Looking for your discount program? Create an account or log in here.

3 Reasons Company Culture Is So Important Amidst COVID-19

Company culture has transformed from a popular HR buzzword to an important element that companies give serious consideration to. As COVID-19 continues to impact how companies manage their employees and their business, culture is more important than ever. Check out a few reasons why keeping up with your company culture is so important right now!

1. Recruitment, Hiring, and Onboarding

During the early stages of the coronavirus, things like recruitment and hiring came to a halt for many companies as they worked to navigate the rough waters of the pandemic. However, it’s become increasingly apparent that we can no longer put important processes like hiring on hold. Instead, we must focus on transforming them, just as many companies have done with other facets of their work.

Company culture has always been an important part of recruitment and hiring. It’s a wonderful way for candidates to better understand the inner workings of the company they’re applying and interviewing at. This is why it should be at the forefront of all HR professionals’ minds while determining a new hiring process.

For example, how do you utilize social media to convey company culture? This is especially important given candidates often can’t meet with you or experience your workplace in person. Consider the interview process, especially for the companies and employees deemed essential. How do you show candidates what steps you’re taking to ensure employee health and safety? Upon hiring, do you have a carefully thought-out and prepared plan to onboard an employee who may have to work remotely for the foreseeable future? All of these are questions that will reflect your company culture. Therefore, you should be considering each one as you develop a new hiring plan amidst the coronavirus.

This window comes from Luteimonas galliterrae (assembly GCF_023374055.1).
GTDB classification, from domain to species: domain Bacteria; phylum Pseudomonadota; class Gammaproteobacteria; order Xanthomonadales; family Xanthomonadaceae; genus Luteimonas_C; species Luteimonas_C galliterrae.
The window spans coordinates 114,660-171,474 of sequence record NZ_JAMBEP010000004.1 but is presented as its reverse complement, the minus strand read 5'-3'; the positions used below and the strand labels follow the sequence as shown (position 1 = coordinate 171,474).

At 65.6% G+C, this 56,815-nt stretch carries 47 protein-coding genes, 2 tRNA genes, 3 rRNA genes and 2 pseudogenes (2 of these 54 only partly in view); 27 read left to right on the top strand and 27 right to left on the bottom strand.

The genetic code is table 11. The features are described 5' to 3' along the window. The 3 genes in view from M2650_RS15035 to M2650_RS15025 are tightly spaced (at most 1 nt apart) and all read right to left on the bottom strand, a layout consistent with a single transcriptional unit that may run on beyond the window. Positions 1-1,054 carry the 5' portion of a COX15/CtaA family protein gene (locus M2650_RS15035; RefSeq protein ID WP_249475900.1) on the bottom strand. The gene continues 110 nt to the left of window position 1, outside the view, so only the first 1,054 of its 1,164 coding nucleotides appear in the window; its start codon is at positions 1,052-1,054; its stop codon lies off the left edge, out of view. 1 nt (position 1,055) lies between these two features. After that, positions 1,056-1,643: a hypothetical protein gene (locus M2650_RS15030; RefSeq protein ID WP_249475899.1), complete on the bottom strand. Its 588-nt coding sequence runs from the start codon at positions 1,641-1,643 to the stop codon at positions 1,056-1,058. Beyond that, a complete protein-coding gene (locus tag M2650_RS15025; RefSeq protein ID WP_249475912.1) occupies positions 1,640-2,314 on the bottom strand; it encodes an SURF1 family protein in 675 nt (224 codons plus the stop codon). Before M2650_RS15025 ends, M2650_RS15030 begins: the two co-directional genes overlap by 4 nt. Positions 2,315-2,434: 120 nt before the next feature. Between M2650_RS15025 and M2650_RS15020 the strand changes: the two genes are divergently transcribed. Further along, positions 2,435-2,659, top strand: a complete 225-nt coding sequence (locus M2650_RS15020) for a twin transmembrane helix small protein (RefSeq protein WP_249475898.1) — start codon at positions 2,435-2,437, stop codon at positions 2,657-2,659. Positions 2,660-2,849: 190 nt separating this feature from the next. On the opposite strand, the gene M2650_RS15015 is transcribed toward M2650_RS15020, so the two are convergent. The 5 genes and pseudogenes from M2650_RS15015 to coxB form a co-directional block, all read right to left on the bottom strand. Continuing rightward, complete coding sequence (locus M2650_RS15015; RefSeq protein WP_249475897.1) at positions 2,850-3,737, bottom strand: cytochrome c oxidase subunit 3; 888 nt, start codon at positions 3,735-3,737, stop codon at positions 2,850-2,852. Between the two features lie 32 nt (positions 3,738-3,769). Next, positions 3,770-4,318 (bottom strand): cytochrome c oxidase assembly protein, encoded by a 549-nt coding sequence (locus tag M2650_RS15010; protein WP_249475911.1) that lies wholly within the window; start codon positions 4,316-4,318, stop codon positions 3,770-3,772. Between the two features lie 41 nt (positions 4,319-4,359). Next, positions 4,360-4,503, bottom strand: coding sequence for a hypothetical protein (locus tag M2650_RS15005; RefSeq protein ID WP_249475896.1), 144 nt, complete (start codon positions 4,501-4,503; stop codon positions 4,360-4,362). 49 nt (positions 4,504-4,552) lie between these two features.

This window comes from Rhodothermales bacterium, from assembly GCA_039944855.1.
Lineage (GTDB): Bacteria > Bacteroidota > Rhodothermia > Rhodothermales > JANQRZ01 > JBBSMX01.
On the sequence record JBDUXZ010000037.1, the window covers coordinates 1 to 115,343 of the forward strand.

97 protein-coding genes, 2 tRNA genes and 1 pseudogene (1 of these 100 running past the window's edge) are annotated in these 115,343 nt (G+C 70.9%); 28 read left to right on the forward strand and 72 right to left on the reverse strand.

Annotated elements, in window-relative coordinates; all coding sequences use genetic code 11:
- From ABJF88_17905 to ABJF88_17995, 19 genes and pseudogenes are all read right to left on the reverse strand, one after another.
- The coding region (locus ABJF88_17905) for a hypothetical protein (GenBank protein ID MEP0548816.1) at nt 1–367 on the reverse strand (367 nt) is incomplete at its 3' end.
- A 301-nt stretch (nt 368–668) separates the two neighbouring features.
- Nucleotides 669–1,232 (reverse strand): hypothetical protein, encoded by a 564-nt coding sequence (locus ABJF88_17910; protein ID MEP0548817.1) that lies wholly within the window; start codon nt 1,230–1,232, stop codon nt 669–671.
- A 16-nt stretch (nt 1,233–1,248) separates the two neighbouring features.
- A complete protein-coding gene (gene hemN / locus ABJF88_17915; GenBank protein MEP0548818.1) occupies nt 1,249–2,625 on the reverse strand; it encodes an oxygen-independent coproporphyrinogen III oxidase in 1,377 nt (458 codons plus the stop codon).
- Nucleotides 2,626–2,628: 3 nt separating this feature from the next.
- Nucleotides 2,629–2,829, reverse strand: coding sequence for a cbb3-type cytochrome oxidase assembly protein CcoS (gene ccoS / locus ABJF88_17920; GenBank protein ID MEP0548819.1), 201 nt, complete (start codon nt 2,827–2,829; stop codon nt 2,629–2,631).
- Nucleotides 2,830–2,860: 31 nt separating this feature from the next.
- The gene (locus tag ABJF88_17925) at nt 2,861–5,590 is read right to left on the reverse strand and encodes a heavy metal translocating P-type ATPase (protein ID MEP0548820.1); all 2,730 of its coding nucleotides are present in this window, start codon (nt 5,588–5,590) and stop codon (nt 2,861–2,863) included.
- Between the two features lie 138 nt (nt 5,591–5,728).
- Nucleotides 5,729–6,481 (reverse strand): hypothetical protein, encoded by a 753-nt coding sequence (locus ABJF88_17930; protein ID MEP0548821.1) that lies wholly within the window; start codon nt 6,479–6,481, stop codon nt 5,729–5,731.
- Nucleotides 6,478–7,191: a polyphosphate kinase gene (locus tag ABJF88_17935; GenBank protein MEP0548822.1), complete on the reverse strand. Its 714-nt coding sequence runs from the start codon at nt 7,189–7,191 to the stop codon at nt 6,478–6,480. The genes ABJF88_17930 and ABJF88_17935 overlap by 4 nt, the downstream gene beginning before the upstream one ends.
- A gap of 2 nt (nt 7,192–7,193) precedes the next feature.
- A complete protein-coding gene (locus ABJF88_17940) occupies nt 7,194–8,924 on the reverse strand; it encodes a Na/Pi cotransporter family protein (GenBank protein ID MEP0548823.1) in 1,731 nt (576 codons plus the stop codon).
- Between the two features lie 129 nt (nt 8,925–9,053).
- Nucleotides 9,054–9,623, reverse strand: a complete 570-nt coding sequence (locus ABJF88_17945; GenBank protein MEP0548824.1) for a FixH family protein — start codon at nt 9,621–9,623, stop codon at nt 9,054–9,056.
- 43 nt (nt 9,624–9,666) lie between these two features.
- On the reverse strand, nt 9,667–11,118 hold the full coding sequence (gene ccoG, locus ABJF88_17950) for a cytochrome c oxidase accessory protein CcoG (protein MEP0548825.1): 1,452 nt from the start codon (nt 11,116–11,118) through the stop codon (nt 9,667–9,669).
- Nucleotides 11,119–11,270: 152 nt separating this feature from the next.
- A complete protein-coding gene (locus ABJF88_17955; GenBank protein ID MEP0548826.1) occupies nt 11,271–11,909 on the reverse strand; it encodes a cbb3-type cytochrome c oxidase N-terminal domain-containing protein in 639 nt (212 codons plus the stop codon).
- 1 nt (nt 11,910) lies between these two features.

2. Communication

For many companies during the COVID-19 pandemic, communication has become vital. As a company with essential employees, communicating new health guidelines or changes in hours should be done in a timely manner. As a company whose employees have remained remote, online communication has become one of the only ways to transmit important messages and information.

No matter what your business is, you likely know the importance of communication. But what many don’t realize is how communication and company culture are connected. Remember, company culture isn’t just about weekly happy hours or interesting amenities at your workplace. It’s also about how you value your employees’ health and wellbeing, and how you transparently demonstrate that to them. To keep your company culture strong during the pandemic, reinforce your support of employees by keeping communication constant and educational, and offering a space for them to respond if needed. Work to quickly develop new guidelines based on the information you’re receiving. Then, communicate them to your employees in a way that is digestible and concise. Use different communication channels to send out messages with varying degrees of importance. This way, employees can quickly understand the gravity of a given situation.